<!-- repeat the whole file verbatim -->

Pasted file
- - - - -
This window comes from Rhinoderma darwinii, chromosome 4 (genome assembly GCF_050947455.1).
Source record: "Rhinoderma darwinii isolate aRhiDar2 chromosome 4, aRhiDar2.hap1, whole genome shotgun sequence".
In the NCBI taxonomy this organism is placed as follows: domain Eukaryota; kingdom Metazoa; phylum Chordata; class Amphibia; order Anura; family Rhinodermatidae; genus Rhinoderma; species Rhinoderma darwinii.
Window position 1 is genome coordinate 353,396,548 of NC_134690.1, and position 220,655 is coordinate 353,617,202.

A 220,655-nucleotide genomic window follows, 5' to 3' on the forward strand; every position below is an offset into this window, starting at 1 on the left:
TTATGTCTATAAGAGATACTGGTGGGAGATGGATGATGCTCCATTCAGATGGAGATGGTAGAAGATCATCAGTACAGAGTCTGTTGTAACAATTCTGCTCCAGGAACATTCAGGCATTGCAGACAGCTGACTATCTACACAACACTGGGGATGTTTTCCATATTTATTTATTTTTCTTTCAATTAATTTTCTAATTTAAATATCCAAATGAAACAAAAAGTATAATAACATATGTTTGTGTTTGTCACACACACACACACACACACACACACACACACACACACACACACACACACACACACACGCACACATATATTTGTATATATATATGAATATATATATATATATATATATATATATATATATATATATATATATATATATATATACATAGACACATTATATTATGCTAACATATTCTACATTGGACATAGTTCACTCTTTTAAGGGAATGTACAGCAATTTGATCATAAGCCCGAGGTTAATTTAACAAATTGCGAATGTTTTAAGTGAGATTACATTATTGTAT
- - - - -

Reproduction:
This window comes from Rhinoderma darwinii, chromosome 4 (genome assembly GCF_050947455.1).
Source record: "Rhinoderma darwinii isolate aRhiDar2 chromosome 4, aRhiDar2.hap1, whole genome shotgun sequence".
In the NCBI taxonomy this organism is placed as follows: domain Eukaryota; kingdom Metazoa; phylum Chordata; class Amphibia; order Anura; family Rhinodermatidae; genus Rhinoderma; species Rhinoderma darwinii.
Window position 1 is genome coordinate 353,396,548 of NC_134690.1, and position 220,655 is coordinate 353,617,202.

A 220,655-nucleotide genomic window follows, 5' to 3' on the forward strand; every position below is an offset into this window, starting at 1 on the left:
TTATGTCTATAAGAGATACTGGTGGGAGATGGATGATGCTCCATTCAGATGGAGATGGTAGAAGATCATCAGTACAGAGTCTGTTGTAACAATTCTGCTCCAGGAACATTCAGGCATTGCAGACAGCTGACTATCTACACAACACTGGGGATGTTTTCCATATTTATTTATTTTTCTTTCAATTAATTTTCTAATTTAAATATCCAAATGAAACAAAAAGTATAATAACATATGTTTGTGTTTGTCACACACACACACACACACACACACACACACACACACACACACACACACACACACACACGCACACATATATTTGTATATATATATGAATATATATATATATATATATATATATATATATATATATATATATATATATATATATACATAGACACATTATATTATGCTAACATATTCTACATTGGACATAGTTCACTCTTTTAAGGGAATGTACAGCAATTTGATCATAAGCCCGAGGTTAATTTAACAAATTGCGAATGTTTTAAGTGAGATTACATTATTGTAT